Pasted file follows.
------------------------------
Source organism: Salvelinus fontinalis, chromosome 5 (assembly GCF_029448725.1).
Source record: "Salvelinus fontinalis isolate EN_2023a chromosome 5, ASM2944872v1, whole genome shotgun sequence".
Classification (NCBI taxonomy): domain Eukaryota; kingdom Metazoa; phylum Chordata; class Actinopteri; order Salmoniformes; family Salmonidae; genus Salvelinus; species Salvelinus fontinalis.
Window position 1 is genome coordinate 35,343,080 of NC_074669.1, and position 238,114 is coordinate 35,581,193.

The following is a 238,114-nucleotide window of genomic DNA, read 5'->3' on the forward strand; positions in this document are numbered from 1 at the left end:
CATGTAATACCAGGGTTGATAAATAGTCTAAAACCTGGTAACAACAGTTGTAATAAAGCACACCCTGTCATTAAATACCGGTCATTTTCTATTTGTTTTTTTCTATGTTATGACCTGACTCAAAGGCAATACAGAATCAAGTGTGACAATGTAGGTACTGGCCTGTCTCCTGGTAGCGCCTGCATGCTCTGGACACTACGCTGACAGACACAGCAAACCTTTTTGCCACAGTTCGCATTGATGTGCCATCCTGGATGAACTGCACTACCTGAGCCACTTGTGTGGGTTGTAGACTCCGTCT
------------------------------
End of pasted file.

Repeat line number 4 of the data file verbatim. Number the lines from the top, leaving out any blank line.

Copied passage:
Window position 1 is genome coordinate 35,343,080 of NC_074669.1, and position 238,114 is coordinate 35,581,193.